Darren Aronofsky’s Movies Ranked

Darren Aronofsky has always been one of my favorite directors and since his upcoming thriller Mother! is coming out, I decided to talk about his brilliant body of work, which consists in one film better than the other. From challenging spectators to making them feel incredibly moved, Darren Aronofsky’s films are always compared to a “roller coaster ride” by the director, which couldn’t be more true. Here is my ranked list of all movies from the director!


06. Pi (1998)

How to start talking about Pi? The debut film of Darren Aronofsky is an experimental dark thriller about a genius in math who is about to discover the secret behind the equation of the stock market. As he gets closer to finding the secret, Wall Street men start to follow him as his mind starts playing tricks on him, defying what’s reality and imagination. Being a theme that would end up in almost every single film from Aronofsky’s career, Pi is a beautiful and creative debut that belongs to the cult following genre.


05. Noah (2014)

Noah is by far Darren Aronofsky’s most misunderstood film. I think this happened because the movie was sold as a blockbuster when the director, in fact, wanted to do something more artistic and personal with a blockbuster movie budget – something he could do after the huge success of Black Swan. One way or the other, Noah is still a beautiful movie about Noah’s Ark tale with a Darren Aronofsky touch by having characters that go through identity’s crisis and catharsis in its interesting and strange story. This is also an artistic version of Aronofsky own interpretation of the tale, which made the Vatican consider the film “a lost opportunity for ignoring God”. People may not like it, but I really do!


04. The Wrestler (2008)

People consider The Wrestler Darren Aronofsky’s most approachable movie. That happens because this is the most realistic and raw feature from the director, which ended up getting two Oscar nominations in 2009. One way or another, The Wrestler can be incredibly beautiful for portraying an aged wrestler who gave up on his marriage, his daughter and his own life to concentrate on his career as a wrestler. When he has a heart attack, he sees himself not being able to fight anymore, forcing him to change his life. But how to change his life when fighting is his actual life? Aronofsky shows this in a beautiful and non-melodramatic way and an outstanding performance by Mickey Rourke, Evan Rachel Wood, and Marisa Tomei.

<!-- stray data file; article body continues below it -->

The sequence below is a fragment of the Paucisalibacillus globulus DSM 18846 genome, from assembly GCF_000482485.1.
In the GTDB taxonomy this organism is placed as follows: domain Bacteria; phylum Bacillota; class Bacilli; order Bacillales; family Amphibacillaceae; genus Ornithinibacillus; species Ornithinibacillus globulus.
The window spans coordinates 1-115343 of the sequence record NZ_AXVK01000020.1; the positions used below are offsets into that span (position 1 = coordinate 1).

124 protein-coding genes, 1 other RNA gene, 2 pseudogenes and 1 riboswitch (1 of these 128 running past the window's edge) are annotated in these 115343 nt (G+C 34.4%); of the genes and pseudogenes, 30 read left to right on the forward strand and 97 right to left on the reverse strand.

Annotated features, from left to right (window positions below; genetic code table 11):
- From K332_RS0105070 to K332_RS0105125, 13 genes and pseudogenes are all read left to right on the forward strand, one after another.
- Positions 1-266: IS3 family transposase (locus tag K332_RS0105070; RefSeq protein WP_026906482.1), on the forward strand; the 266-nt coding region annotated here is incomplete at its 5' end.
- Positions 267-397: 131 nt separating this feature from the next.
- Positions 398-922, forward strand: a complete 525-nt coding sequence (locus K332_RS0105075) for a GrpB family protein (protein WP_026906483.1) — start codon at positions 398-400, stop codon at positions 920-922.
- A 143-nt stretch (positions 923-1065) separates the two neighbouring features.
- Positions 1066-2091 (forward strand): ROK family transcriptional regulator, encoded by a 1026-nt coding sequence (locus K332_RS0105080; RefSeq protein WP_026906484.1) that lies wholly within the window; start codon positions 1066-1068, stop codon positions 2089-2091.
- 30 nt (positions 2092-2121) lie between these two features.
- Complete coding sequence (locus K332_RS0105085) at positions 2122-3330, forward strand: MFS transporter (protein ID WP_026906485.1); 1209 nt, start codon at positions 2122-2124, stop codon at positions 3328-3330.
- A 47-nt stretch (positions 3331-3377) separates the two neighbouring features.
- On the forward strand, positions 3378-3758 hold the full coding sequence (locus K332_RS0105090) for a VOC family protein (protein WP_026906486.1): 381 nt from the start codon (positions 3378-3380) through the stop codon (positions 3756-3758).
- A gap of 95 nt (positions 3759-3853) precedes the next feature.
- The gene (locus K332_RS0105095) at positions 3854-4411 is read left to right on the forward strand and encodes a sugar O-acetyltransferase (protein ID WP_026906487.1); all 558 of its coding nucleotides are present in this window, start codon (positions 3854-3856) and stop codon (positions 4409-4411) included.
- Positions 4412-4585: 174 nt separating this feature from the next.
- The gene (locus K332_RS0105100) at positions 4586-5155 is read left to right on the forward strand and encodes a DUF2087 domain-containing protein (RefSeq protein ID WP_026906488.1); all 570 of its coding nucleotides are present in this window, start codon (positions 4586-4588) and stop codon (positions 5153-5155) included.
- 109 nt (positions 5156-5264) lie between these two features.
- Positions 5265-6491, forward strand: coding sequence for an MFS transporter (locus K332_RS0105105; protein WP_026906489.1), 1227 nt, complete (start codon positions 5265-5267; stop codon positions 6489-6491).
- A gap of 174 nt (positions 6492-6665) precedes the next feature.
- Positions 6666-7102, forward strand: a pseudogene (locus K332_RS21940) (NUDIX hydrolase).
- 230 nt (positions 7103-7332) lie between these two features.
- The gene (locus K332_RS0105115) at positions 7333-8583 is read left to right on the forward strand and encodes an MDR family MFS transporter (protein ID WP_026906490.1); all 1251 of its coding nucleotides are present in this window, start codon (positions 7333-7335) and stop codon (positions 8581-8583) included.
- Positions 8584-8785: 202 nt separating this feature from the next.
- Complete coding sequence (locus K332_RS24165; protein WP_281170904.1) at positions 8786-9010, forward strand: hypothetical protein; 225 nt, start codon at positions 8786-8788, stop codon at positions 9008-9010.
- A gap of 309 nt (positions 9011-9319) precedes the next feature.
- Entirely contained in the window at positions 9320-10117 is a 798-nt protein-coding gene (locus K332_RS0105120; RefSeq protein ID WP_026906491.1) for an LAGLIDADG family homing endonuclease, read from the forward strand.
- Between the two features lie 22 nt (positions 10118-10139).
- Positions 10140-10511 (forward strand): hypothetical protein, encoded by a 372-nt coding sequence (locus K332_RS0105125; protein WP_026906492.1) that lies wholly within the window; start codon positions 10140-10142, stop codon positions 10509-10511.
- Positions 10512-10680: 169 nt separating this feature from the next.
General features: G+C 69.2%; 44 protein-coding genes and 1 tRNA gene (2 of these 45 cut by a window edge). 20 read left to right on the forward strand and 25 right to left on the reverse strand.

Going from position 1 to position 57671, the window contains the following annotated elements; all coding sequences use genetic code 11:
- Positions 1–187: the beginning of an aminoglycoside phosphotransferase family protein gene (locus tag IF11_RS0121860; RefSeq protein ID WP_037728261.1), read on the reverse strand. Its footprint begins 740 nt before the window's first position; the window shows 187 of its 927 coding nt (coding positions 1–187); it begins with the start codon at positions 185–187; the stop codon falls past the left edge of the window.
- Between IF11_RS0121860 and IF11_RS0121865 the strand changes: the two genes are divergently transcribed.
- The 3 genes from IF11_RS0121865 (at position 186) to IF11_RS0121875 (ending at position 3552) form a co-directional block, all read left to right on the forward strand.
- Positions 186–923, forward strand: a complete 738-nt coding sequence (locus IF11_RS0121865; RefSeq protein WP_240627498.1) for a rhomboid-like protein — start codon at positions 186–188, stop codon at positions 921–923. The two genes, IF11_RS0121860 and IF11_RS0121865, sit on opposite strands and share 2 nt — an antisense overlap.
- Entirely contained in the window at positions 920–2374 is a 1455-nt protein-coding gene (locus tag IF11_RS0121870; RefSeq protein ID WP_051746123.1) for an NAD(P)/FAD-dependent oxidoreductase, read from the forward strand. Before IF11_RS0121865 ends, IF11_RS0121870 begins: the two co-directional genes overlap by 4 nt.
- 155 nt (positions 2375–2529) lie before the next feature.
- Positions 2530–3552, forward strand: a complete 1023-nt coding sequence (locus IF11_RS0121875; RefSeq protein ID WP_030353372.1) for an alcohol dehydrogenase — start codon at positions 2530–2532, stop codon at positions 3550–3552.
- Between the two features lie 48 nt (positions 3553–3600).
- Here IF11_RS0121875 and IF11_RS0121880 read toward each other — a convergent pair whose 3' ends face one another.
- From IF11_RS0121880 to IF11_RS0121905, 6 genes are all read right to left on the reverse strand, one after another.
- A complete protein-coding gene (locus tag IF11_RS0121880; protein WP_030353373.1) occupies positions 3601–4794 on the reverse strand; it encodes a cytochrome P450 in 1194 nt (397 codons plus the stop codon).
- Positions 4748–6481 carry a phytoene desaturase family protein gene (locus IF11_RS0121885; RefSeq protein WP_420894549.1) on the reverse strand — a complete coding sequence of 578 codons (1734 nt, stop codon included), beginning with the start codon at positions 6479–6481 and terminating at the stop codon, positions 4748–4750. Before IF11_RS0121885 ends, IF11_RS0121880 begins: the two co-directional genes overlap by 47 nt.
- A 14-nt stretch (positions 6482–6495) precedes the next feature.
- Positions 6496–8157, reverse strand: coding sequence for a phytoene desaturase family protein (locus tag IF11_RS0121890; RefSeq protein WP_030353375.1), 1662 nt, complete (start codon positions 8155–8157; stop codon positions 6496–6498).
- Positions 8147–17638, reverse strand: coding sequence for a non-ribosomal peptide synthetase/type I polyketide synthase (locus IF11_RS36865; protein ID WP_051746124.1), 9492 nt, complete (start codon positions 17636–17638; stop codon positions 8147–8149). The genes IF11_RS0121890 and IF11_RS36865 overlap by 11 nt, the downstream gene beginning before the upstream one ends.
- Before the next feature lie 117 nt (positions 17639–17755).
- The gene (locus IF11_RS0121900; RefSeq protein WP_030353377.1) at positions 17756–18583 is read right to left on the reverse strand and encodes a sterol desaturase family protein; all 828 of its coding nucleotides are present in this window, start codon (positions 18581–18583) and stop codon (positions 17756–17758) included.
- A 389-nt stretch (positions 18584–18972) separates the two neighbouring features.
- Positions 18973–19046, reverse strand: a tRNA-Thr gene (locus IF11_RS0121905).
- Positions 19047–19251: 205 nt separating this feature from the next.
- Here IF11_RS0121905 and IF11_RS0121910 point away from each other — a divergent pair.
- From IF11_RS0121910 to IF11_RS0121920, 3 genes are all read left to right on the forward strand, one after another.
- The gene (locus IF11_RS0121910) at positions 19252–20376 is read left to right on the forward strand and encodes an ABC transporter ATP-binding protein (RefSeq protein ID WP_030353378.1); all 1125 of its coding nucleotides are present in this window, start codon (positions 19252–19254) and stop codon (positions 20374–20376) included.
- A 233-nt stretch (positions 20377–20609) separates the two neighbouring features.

03. The Foutain (2006)

If I had to choose only one movie to define Darren Aronofsky’s cinema, it would be The Fountain. Being his most ambitious film, The Fountain is a dark and surrealistic tale that mixes past, present, and future through fantasy and reality, history and religion, life and death, and so on. The film talks about the search of men who tries to find immortality, which will only happen once the Tree of Life is found. With that, the movie tells three different stories that are intertwined: a knight in the 16th Century who is sent to find this tree, a doctor in the present day who is trying to find the cure for cancer in a rare tree to save his wife, and a man who is listening to a story in a moving star, resulting in a beautiful and controversial ending.

black swan

02. Black Swan (2010)

People who don’t like Black Swan, I’m sorry, but you have no idea what cinema is about. I’ve watched this movie so many times and paid so much attention to how Aronofsky tells this story through images that it’s impossible to deny that the film grammar of this movie is pure cinema. What the director does with the mirrors, the color palette of the scenarios, the “double” personified in Mila Kunis, the incestuous relationship with the mother and how the story of the Black Swan’s play and the story of the film come together, is simply fascinating to watch, resulting in one of my favorites Darren Aronofsky films, and probably one of my favorites movies ever. If you haven’t watched Black Swan yet, the only question I have for you is: what are you doing with your life?

Requiem - Pier

01. Requiem For A Dream (2000)

Requiem For A Dream is already a classic that holds significant importance in film history. Being one of the strongest films I have ever seen, the first time I watched this movie I was about 12 years old and cried during the entire credits. Because that’s exactly what this film makes you feel, like you just went through everything that these characters faced, which are horrible, horrible situations. More than that, Requiem For a Dream is famous for its original and fast-pacing editing, where Aronofsky created several tricks that keep inspiring movies until today! Not mentioning the outstanding performances of Jared Leto, Ellen Burstyn, and Jennifer Connelly.

What about you? What are your favorite Darren Aronofsky’s movies?


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